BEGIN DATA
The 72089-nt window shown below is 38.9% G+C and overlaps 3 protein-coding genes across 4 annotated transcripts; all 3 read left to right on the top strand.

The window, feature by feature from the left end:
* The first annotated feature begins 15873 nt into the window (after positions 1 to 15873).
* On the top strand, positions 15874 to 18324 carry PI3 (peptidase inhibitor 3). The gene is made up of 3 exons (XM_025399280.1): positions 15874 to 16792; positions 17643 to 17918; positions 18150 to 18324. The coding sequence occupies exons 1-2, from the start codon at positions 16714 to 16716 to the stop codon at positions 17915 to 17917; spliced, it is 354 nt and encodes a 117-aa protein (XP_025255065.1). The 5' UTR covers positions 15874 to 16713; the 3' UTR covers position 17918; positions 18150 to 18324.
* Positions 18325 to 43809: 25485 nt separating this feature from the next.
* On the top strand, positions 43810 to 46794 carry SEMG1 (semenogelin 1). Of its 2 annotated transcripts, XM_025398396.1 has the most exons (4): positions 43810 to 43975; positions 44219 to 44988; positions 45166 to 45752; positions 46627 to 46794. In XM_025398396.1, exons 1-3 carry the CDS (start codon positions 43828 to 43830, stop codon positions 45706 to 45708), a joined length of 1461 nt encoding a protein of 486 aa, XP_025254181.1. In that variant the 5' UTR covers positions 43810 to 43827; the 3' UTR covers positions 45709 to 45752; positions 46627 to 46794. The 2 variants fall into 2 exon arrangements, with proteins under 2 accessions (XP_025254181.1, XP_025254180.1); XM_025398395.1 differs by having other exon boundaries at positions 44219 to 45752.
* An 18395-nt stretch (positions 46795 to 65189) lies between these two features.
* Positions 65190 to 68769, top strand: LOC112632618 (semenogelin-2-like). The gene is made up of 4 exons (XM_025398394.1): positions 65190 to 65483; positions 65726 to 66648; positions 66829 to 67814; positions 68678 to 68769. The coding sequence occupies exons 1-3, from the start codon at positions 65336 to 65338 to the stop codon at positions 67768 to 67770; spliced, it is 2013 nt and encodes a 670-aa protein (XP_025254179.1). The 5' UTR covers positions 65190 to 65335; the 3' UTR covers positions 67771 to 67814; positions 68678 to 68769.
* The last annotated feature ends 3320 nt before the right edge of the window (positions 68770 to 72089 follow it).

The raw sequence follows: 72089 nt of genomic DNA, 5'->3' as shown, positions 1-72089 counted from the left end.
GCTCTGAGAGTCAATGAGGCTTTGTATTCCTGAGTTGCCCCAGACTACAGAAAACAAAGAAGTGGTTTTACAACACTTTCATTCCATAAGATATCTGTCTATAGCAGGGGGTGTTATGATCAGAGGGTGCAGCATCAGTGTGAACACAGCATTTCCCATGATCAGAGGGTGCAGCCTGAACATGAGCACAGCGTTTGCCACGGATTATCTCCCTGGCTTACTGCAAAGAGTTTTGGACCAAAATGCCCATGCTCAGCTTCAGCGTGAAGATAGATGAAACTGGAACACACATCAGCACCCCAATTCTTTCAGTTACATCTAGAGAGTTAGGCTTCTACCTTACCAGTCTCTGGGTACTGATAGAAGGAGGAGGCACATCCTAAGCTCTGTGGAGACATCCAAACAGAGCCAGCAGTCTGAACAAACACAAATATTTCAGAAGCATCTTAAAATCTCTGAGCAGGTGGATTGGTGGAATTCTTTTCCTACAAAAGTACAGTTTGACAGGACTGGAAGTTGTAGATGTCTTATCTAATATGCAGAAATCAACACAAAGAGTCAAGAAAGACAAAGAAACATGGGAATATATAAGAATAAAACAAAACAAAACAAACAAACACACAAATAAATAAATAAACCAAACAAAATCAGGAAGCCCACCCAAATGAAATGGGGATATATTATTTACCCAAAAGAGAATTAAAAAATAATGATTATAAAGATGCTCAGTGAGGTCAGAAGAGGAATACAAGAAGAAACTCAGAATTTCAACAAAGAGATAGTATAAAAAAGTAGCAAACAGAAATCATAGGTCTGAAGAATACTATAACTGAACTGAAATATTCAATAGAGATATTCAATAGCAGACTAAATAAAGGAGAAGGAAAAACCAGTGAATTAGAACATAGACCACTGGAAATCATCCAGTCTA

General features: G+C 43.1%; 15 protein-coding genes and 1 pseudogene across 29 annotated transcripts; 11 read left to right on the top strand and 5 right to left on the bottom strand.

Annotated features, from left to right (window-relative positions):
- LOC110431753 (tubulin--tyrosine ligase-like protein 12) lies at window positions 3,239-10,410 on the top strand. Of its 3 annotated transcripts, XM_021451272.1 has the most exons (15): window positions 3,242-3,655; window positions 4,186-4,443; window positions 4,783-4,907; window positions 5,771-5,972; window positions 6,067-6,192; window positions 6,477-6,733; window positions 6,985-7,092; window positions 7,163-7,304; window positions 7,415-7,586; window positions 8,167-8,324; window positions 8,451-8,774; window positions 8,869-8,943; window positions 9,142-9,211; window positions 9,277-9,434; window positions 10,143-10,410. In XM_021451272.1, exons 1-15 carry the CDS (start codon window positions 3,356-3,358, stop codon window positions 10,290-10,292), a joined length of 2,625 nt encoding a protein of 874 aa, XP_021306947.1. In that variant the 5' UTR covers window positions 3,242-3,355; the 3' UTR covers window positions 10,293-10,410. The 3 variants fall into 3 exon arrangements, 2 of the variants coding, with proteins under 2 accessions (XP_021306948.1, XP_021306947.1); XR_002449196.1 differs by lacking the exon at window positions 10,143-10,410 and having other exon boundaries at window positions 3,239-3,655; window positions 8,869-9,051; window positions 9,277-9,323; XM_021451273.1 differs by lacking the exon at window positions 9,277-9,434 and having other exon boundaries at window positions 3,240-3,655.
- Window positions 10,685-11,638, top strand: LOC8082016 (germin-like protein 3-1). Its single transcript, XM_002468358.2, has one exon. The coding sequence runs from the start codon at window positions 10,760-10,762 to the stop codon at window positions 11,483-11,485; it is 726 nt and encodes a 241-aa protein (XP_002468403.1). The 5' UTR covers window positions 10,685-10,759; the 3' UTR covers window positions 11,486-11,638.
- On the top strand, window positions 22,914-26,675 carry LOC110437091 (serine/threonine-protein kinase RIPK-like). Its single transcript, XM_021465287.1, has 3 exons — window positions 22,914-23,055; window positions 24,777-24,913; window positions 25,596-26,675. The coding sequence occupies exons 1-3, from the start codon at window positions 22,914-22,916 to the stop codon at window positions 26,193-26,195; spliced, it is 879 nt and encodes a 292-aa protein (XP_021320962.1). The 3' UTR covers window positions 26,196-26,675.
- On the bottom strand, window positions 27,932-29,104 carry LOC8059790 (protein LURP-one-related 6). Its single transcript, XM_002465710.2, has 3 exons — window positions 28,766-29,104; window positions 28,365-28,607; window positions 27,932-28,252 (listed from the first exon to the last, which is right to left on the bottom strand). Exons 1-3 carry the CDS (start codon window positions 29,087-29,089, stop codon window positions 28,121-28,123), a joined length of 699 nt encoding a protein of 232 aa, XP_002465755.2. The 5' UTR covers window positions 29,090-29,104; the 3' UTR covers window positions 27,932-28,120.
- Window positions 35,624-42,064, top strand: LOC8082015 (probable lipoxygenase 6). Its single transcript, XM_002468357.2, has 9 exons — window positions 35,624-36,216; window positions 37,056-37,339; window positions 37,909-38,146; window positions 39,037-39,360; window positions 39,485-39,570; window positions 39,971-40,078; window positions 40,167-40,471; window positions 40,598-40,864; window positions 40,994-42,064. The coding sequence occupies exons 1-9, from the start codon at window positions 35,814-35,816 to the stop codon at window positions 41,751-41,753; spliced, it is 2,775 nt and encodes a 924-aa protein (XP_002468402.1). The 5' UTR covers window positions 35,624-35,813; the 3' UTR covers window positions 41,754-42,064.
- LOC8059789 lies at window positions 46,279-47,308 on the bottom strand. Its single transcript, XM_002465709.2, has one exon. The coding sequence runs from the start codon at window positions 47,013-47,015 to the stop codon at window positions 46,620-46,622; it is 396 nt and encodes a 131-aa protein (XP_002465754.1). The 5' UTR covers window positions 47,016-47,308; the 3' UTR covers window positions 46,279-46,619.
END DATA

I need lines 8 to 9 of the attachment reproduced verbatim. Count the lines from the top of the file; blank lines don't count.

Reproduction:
* Positions 65190 to 68769, top strand: LOC112632618 (semenogelin-2-like). The gene is made up of 4 exons (XM_025398394.1): positions 65190 to 65483; positions 65726 to 66648; positions 66829 to 67814; positions 68678 to 68769. The coding sequence occupies exons 1-3, from the start codon at positions 65336 to 65338 to the stop codon at positions 67768 to 67770; spliced, it is 2013 nt and encodes a 670-aa protein (XP_025254179.1). The 5' UTR covers positions 65190 to 65335; the 3' UTR covers positions 67771 to 67814; positions 68678 to 68769.
* The last annotated feature ends 3320 nt before the right edge of the window (positions 68770 to 72089 follow it).